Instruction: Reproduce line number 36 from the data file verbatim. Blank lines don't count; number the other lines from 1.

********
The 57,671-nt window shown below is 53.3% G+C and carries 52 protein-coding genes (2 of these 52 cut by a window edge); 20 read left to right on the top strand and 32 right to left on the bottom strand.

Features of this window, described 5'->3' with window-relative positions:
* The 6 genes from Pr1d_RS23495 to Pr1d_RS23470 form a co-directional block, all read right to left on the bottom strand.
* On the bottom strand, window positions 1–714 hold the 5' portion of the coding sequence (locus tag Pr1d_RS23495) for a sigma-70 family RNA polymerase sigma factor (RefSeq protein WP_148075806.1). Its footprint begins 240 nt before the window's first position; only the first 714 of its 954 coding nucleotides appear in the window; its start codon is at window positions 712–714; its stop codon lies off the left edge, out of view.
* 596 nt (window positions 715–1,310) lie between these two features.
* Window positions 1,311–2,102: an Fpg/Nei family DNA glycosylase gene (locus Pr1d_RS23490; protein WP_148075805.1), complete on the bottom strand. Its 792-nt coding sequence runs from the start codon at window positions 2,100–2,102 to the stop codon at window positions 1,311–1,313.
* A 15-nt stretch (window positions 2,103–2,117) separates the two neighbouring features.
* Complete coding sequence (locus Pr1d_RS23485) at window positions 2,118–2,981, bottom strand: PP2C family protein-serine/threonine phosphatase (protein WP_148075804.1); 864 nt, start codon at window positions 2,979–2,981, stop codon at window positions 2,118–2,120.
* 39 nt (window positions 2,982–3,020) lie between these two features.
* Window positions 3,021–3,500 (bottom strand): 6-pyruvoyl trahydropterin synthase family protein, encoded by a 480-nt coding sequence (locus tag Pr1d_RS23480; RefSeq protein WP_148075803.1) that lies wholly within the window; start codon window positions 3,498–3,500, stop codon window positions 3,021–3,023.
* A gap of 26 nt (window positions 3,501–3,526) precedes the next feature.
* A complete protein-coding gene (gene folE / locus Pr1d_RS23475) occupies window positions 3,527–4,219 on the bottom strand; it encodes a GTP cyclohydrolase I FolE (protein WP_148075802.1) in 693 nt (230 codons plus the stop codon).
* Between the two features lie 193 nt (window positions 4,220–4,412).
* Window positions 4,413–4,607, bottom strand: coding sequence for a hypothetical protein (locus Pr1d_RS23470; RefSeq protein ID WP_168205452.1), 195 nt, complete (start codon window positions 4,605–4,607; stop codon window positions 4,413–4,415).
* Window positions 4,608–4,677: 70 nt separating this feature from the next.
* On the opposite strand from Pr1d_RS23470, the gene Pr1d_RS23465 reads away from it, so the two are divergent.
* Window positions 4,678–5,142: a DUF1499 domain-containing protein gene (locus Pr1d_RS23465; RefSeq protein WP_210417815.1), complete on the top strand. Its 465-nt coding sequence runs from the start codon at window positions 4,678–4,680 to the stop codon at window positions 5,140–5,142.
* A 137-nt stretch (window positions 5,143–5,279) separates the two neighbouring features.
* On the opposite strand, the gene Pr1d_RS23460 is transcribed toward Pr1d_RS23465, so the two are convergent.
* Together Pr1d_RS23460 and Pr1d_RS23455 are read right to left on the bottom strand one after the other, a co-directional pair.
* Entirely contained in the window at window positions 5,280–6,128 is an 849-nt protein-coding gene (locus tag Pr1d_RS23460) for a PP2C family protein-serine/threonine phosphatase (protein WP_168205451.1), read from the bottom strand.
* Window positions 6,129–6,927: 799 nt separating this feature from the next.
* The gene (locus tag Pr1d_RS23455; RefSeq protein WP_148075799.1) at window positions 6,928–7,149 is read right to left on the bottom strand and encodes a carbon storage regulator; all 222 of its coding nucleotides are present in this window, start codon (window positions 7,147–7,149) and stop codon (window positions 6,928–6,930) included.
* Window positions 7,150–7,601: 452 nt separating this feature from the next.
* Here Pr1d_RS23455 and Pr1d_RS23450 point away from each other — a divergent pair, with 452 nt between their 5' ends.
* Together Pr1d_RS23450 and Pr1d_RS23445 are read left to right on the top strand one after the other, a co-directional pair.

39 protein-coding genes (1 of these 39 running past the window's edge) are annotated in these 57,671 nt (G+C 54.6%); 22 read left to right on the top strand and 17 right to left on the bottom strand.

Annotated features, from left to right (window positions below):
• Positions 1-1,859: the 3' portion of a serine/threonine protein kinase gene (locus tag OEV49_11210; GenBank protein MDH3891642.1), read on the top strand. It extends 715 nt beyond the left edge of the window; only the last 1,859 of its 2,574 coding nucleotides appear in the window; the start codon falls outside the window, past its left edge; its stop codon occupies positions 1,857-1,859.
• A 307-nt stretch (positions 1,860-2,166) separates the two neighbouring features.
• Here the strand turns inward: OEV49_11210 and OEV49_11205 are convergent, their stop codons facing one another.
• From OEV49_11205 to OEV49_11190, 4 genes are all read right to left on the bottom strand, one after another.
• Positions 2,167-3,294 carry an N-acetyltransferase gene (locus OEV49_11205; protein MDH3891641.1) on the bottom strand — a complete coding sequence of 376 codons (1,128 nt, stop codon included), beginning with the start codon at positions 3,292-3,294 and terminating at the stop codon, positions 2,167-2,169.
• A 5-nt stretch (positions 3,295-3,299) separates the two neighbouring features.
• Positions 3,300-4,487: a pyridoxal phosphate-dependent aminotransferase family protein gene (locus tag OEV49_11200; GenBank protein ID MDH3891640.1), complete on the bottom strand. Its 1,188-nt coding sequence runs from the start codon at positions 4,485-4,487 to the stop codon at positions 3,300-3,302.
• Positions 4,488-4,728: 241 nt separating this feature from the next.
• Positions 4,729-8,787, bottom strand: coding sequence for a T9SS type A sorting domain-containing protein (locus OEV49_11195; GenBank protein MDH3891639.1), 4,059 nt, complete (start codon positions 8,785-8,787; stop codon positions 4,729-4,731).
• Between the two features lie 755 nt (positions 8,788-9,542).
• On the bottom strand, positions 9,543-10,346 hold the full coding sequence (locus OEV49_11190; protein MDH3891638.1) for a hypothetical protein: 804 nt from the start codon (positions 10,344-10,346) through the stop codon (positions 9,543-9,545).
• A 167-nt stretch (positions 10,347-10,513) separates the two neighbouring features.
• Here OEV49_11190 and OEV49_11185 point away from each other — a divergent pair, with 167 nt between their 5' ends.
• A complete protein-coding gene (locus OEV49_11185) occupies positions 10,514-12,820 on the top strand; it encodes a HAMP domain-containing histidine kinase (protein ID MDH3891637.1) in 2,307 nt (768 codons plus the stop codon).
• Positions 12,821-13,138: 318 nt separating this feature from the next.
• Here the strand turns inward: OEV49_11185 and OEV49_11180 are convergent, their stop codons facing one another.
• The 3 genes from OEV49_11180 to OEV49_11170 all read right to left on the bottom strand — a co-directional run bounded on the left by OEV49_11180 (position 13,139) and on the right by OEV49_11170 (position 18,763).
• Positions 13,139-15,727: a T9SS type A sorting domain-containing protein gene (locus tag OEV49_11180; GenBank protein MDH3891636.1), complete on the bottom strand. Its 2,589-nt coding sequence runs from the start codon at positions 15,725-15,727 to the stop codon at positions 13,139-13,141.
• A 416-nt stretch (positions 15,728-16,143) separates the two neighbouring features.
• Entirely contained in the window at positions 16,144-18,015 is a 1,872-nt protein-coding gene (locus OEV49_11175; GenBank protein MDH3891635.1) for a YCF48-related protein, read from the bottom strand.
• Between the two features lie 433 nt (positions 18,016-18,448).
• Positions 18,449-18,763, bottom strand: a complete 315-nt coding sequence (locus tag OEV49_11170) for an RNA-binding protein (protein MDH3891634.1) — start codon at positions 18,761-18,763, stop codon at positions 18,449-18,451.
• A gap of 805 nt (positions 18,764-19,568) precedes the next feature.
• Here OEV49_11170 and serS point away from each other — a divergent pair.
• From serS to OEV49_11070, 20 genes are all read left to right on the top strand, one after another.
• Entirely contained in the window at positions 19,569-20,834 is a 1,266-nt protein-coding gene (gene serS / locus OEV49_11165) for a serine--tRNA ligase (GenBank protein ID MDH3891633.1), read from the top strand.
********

• Positions 4,488-4,728: 241 nt separating this feature from the next.